Meningitis: the making of a “scandal”BMJ 2000; 321 doi: https://doi.org/10.1136/bmj.321.7275.1538 (Published 16 December 2000) Cite this as: BMJ 2000;321:1538
- Trevor Jackson
In retrospect, it is easy to see that the latest cluster of cases displayed the tell tale signs. Yes, there was rapid onset, yes, there was a certain feverishness, yes, this was one rash of newspaper stories that looked as though it was not going to go away. But anyone reading London's Evening Standard on Tuesday November 14 would have been hard pushed to diagnose just how serious this “meningitis scandal” was going to be.
The paper gave up its front page to the story of 22 month old Jacob Fogg, who died of meningoccal septicaemia after being sent home from London's Whittington Hospital. According to the report, headlined “Hospital too busy to save dying boy,” doctors had said he had had only flu.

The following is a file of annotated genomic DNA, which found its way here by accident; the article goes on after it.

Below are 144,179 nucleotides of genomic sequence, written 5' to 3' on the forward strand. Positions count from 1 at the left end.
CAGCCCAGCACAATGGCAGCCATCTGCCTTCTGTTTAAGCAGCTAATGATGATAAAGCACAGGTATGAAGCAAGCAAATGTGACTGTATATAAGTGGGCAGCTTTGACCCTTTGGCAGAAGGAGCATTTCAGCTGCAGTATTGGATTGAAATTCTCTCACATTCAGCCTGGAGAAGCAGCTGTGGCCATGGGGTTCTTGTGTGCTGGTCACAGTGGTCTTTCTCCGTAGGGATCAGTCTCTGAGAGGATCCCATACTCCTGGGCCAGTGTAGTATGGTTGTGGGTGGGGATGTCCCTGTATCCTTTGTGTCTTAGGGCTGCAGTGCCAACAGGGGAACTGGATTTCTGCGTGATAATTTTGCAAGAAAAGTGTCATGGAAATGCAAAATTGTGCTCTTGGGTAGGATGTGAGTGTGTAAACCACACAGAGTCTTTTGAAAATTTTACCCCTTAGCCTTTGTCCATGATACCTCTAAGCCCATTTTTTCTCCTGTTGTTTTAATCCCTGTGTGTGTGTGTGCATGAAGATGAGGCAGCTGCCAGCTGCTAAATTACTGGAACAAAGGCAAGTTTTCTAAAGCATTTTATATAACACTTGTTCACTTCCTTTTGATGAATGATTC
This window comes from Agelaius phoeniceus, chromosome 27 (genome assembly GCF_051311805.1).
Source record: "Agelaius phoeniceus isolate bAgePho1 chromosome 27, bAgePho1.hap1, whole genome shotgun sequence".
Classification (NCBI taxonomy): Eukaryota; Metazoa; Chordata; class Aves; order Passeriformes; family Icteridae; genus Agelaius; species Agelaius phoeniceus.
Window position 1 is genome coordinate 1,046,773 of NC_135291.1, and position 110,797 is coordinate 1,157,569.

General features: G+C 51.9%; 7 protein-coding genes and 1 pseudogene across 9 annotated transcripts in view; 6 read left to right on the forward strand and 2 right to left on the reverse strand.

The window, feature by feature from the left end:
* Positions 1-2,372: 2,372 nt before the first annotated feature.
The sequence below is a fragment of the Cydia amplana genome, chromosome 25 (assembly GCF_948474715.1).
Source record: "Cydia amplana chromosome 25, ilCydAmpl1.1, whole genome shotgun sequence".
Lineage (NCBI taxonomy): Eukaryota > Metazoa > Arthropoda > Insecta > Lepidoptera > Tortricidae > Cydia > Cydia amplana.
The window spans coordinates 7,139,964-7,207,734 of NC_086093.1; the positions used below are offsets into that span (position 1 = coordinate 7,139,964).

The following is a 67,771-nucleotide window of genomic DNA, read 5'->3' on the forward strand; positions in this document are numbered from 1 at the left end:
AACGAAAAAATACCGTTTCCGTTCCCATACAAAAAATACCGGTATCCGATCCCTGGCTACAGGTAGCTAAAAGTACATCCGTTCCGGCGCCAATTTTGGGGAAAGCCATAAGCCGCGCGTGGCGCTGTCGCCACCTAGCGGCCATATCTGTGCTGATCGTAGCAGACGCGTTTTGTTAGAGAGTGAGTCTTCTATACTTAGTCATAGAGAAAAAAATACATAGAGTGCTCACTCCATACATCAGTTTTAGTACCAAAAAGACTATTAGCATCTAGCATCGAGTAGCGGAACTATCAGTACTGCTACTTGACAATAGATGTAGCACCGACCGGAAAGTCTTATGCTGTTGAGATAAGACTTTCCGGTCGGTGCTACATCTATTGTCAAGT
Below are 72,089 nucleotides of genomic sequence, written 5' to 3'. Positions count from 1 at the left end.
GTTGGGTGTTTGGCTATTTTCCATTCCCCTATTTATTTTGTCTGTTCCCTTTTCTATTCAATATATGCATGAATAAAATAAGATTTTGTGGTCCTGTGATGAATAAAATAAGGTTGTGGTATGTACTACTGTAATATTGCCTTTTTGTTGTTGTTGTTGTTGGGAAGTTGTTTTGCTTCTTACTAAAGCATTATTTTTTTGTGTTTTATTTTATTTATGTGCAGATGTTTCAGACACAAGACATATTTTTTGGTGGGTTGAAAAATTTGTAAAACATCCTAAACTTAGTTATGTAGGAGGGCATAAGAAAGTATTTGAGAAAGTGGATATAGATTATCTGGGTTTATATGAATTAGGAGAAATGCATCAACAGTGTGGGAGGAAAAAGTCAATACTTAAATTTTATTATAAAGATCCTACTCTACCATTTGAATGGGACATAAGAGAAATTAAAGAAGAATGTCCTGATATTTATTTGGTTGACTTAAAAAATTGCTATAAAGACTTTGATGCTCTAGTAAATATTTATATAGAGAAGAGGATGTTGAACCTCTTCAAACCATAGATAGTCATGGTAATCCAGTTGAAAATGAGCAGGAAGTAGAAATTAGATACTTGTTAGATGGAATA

Readers were referred to a double page spread inside the paper where the boy's parents gave a minute by minute account of their terrifying wait for treatment. They described “a vision …
Log in using your username and password
Log in through your institution
Register for a free trial to thebmj.com to receive unlimited access to all content on thebmj.com for 14 days.
Sign up for a free trial